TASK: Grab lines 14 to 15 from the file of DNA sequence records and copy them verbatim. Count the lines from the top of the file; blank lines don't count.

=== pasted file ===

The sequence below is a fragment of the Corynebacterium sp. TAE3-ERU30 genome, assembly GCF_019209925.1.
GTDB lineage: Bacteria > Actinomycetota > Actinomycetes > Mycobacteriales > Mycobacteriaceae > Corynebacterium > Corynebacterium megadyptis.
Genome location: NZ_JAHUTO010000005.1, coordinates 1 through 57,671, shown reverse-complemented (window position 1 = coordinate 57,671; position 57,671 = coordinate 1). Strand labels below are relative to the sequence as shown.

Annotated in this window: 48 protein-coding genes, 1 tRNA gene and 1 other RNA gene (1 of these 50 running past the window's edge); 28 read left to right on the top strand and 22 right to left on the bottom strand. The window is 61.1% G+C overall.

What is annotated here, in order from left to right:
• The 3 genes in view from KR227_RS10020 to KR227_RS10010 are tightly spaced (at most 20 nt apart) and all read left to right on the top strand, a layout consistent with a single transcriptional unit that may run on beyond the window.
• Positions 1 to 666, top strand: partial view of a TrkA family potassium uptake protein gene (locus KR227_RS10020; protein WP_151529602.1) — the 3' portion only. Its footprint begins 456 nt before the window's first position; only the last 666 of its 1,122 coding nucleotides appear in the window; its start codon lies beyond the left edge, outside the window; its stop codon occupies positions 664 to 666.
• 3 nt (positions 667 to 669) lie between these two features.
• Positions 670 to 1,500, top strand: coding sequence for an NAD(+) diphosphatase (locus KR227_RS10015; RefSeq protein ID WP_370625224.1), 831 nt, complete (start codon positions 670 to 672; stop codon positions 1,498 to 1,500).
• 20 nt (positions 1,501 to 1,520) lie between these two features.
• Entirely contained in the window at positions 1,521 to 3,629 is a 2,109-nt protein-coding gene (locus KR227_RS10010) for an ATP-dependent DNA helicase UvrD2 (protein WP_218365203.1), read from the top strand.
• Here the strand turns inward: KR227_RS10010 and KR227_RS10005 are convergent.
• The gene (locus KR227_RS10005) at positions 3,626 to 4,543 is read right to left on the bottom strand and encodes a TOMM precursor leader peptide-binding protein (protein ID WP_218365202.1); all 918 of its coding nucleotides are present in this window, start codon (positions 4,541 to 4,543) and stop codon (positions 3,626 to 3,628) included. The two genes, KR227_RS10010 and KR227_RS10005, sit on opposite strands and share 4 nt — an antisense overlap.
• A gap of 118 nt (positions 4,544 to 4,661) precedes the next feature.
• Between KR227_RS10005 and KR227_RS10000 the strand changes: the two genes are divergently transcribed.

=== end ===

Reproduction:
• A gap of 118 nt (positions 4,544 to 4,661) precedes the next feature.
• Between KR227_RS10005 and KR227_RS10000 the strand changes: the two genes are divergently transcribed.